Tom sips his coffee gingerly, for it still needs to lose some steam. He does not know yet how much he likes England, but he is not an elitist about coffee, and he will accept this much. Another glance out the window—June is in the breeze, arriving any day now. It will be lovely to explore and learn London in the summer right away, and then to commence his doctoral work. More poetic work, too, perhaps. Slowly, gracefully, Tom prepares to drag his typewriter near to him, letting it clunk over the small kitchen table covered by plain white cloth. He needs to draft a letter thanking that fantastical gentleman Pound for the pending publication of Prufrock, it is only to be regretted that I shall not be in Chicago itself to pick up a copy of the magazine myself, et cetera. The poem had been “Prufrock Among the Women,” all that time ago, but he’s altered the title slightly, not to mention slashed a few lines from the middle, retooled the opening epigram from Dante… Jean had dismissed the Italian ignorantly, when he read the early version. Tom remembers this with a strange stiffness creeping through his fingers. No, he will not write the letter now. Why has he thought of Jean, in any case? Their correspondence has slowed ever since the war started, and in fact Tom merely knows that Jean enlisted. Medical officer, of course.

The telegram thus arrives with perfectly malicious timing. While Jean could never have written very much about his location or life in the service, he had promised one thing: to make sure his family kept Tom apprised of the French Army’s activities on the level of civilian knowledge, which would likely prove quicker and more accurate than what Tom might read in an English newspaper. If not more accurate, certainly more interesting and personal. Tom has received several letters over the months, and recently directed one to be sent back providing his new address in London. The other times, he hadn’t thought about Jean very much. This is the first time that such a thought has unexpectedly heralded news—who else, indeed, would send him a telegram but the Verdenals, and why a telegram of all things if it were not important. All of that is why Tom finds his heart rushing and booming somewhat too feverishly, as he hears the front doorbell ring, comes downstairs to answer it, and sees the fellow with the neat little card in hand. It is all happening too momentously, the thoughts and events aligned in perfect precision. If only he could kick the doorframe and throw the world out of balance, because then it would not make such agonizing sense. Young men befriend each other during their collegiate studies to become lifelong companions or mere ships passing in the night. Young men become soldiers to die.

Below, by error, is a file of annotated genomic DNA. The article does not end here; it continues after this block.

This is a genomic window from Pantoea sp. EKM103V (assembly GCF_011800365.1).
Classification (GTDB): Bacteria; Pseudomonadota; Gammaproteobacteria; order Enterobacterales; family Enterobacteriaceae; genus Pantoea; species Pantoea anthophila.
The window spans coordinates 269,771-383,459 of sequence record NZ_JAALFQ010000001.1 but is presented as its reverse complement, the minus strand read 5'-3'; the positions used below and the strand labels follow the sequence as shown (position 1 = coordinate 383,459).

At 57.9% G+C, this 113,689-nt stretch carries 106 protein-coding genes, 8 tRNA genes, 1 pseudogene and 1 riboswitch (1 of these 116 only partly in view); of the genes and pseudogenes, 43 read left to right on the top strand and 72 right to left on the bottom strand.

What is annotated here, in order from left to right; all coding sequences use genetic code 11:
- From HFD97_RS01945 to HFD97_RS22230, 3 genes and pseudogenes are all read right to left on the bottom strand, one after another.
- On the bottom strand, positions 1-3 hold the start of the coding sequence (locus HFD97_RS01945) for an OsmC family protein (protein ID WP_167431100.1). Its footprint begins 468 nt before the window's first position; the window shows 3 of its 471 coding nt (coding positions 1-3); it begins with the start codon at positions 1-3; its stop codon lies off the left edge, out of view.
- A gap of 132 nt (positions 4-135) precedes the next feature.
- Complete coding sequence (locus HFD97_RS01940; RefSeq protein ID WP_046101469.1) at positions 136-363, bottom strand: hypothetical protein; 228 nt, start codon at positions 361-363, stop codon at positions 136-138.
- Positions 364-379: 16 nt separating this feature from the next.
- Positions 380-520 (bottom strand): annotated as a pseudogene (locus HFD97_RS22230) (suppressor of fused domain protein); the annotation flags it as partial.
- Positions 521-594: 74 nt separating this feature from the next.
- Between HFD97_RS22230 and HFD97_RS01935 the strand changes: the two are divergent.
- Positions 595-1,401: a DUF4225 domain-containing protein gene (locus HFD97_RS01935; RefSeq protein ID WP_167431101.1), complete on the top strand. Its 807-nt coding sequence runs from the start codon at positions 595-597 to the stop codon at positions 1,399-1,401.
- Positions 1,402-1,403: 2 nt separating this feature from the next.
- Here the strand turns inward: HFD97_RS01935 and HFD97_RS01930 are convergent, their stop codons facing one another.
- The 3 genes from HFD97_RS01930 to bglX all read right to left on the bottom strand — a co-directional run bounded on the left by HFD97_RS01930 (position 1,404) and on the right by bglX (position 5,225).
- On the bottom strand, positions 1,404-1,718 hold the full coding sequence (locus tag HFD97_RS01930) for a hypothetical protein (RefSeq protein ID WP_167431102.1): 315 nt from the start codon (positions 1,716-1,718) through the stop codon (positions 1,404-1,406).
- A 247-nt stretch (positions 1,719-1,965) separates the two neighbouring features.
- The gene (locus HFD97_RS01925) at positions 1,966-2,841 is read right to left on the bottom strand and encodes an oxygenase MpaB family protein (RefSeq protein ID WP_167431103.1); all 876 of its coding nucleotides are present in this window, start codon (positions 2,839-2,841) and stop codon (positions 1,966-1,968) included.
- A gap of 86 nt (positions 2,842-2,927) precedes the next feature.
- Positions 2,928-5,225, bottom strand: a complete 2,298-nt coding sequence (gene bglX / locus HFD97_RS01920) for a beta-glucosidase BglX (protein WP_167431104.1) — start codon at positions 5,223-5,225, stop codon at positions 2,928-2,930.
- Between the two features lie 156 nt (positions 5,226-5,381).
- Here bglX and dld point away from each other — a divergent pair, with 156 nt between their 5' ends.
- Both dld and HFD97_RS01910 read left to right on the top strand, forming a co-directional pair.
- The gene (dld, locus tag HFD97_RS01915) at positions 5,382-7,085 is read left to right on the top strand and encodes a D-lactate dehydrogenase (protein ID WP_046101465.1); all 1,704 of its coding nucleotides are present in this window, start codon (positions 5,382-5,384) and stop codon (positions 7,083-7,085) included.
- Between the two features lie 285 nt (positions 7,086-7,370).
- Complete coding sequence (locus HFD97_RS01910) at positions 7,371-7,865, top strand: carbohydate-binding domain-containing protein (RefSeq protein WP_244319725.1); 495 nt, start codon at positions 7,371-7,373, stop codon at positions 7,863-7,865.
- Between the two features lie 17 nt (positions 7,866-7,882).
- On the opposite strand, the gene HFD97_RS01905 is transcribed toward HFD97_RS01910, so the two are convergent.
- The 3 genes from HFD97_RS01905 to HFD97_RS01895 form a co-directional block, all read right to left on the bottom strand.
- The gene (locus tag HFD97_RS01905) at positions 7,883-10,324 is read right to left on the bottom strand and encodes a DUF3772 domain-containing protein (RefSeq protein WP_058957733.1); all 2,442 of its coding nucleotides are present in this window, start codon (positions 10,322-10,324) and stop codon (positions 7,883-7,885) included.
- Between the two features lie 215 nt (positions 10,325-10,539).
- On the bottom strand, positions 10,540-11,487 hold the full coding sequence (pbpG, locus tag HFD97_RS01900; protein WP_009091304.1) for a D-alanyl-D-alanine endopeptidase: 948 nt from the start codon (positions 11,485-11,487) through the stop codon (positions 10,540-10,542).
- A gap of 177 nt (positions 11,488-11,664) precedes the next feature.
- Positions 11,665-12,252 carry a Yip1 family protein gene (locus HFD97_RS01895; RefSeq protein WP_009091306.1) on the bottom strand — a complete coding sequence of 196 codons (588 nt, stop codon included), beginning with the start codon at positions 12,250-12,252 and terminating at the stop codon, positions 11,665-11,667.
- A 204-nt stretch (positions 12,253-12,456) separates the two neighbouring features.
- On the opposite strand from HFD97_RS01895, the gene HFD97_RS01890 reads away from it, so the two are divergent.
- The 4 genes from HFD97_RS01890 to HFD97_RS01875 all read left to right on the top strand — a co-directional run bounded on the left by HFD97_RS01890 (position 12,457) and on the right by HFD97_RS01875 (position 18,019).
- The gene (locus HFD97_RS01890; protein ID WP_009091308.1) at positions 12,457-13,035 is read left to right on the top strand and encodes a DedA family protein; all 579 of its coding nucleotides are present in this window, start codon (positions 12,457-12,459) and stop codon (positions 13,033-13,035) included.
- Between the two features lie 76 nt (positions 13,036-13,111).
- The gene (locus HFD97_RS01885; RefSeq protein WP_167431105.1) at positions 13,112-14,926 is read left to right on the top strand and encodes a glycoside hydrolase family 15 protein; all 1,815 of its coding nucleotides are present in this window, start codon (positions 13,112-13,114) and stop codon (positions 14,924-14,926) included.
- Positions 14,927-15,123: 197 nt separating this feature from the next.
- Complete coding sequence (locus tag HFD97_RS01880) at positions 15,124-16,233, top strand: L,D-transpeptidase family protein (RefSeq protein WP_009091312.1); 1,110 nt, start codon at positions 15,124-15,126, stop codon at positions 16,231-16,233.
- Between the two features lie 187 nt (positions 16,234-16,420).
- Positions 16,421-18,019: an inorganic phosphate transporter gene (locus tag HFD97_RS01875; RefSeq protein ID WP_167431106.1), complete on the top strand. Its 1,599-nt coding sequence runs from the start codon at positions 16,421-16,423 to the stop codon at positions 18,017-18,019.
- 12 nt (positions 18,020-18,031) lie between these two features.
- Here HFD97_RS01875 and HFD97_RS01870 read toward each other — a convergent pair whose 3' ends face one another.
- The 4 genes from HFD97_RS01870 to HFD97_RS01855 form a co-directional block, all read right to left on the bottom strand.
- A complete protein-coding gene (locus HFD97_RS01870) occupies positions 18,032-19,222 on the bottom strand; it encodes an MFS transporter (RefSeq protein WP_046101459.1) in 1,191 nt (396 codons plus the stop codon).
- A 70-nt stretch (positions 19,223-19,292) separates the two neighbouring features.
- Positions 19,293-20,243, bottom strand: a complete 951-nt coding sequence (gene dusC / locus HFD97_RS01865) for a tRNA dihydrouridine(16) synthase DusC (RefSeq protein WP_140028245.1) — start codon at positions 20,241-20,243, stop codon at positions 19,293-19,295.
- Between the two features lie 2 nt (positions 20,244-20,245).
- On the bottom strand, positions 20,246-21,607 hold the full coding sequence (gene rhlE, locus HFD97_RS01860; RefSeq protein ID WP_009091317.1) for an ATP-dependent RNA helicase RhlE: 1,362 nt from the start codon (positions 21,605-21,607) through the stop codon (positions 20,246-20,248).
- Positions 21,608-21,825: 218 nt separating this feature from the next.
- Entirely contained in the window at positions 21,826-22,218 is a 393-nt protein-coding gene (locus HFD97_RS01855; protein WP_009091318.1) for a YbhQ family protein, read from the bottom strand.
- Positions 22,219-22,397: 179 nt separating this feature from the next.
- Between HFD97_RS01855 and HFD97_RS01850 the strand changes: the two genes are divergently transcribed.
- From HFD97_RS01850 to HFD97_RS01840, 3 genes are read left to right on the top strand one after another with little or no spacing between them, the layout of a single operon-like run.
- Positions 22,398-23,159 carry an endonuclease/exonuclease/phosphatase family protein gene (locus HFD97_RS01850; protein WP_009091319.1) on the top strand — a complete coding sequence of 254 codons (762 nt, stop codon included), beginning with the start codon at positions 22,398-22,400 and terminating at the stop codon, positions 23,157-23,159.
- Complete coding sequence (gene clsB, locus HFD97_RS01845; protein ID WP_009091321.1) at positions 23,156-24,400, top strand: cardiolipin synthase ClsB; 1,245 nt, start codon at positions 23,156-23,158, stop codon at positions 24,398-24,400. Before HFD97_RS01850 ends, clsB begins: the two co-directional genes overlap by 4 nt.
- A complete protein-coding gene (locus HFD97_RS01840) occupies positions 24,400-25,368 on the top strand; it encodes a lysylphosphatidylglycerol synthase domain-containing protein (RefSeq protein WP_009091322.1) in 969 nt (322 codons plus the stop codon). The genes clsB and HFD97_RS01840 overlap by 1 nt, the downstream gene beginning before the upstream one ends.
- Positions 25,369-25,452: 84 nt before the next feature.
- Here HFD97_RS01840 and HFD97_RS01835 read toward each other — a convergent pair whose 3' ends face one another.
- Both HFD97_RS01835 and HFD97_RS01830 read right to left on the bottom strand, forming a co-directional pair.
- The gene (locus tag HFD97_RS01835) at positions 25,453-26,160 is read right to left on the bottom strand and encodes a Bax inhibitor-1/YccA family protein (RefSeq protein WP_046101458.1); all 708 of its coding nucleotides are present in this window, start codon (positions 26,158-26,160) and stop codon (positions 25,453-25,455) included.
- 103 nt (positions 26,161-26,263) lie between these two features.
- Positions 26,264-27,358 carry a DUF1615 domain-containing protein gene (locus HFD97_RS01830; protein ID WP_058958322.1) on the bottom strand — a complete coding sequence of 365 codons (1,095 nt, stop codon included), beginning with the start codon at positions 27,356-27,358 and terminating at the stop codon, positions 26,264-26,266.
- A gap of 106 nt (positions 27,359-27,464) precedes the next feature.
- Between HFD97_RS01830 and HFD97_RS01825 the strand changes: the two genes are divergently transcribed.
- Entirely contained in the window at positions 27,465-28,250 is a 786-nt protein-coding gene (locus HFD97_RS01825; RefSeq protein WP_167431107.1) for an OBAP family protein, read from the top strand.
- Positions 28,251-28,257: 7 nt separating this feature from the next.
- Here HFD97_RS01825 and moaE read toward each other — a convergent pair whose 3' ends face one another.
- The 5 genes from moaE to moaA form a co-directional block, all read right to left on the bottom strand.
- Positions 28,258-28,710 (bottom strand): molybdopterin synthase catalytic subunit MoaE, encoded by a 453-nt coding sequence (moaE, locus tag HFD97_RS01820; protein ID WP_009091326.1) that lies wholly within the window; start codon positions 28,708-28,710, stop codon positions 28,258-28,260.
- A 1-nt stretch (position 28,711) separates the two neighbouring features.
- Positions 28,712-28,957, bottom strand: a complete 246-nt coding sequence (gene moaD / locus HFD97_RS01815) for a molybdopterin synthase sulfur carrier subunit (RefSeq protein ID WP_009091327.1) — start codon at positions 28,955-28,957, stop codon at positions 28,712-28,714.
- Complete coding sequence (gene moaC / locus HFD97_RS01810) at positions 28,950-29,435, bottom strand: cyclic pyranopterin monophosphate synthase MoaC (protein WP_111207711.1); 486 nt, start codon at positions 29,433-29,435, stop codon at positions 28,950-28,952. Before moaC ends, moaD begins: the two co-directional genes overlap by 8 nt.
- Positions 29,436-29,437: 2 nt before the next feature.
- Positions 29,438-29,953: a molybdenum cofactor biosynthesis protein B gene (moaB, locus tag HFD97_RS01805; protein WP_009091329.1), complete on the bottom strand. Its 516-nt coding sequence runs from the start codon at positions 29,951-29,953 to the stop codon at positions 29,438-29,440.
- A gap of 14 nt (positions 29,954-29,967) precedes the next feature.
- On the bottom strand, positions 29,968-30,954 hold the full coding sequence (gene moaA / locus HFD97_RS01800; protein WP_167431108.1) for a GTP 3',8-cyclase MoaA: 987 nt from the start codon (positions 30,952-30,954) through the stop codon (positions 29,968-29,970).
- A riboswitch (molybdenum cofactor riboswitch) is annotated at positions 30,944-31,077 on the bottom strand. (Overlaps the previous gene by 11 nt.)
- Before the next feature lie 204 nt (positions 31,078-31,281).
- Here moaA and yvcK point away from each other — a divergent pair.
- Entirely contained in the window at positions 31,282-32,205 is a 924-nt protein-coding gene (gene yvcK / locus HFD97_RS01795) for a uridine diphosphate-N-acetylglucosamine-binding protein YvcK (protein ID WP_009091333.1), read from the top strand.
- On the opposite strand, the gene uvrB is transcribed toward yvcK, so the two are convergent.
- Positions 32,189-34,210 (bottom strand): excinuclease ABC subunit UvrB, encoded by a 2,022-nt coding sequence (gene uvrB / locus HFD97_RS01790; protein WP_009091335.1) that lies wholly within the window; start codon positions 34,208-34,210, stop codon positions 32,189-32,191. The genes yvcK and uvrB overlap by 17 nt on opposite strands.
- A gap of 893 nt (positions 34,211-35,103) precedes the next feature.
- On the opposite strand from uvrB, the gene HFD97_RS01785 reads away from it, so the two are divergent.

In a certain case, drowning in mud while attempting to save the lives of his injured brothers in arms, somewhere on a far Turkish beach. Gallipoli, the Dardanelles. Tom knows the place, chiefly from Homer, that stretch of Asia Minor generally designated the site of Troy. He reads the news in French again, translates it in his mind, while turning away from the telegraph courier and returning back up the steps. Back up to the apartment that he calls all he could want right now. He’s been forgetting something from that evaluation.

“Sweets to the sweet,” he murmurs, the allusion impossible to restrain, only then his guts curdle and he vomits suddenly and simply on his floor, a hot rush of bile and bitterness. He cries, “Oh Christ,” and his ears ring, the sweet summer wind whistling under the cracked window could be as bleak and choking as a desert storm after apocalypse—

I lifted my hands from the keyboard.

I thought I had stopped writing.

I had only stopped writing the biography. This was a work of fiction. How did I know the way that Eliot received notice of Verdenal’s death? I didn’t. Why had I never included such basic details as the truss that Eliot habitually wore for a lifelong hernia? It hadn’t seemed interesting. I was writing a work of fiction about real people. I realized this with sweat beginning to form on my back. And here, in the present, the actual, I was the lie. Stop writing about other people when you don’t even know who you are, Anne had said, but it took those words to make me stop knowing myself. I’d known who I was before she fertilized any chance of doubt. There is great value in introspection, in scrutiny, in questioning one’s essence, but it is a fool’s errand if performed only to placate another soul, and if the other only prompts this strip search because of what they would prefer to see.

I had not lived through Tom before, but the moment Anne invented the notion, something crystallized. Now I started to see what it was, and I shuddered, pleaded with myself not to finish this scene, because I had already wept and begged forgiveness and stared into all my abysses of inadequacy, I did not want to do it again.

But I did finish the scene. Tom cries for me, this time. He cries with less loathing and more horror, but he doubles over from it all the same while the vomit stinks like decay from down at his feet, and he is loud and childish in his sobs and cares nothing for his neighbors’ repose.

Somewhere else in London there is a girl whom he has met and known since February or March, a governess who would like to be a dancer, or at least they have danced together from time to time. He decides to get married to her. It seems like the best solution to everything.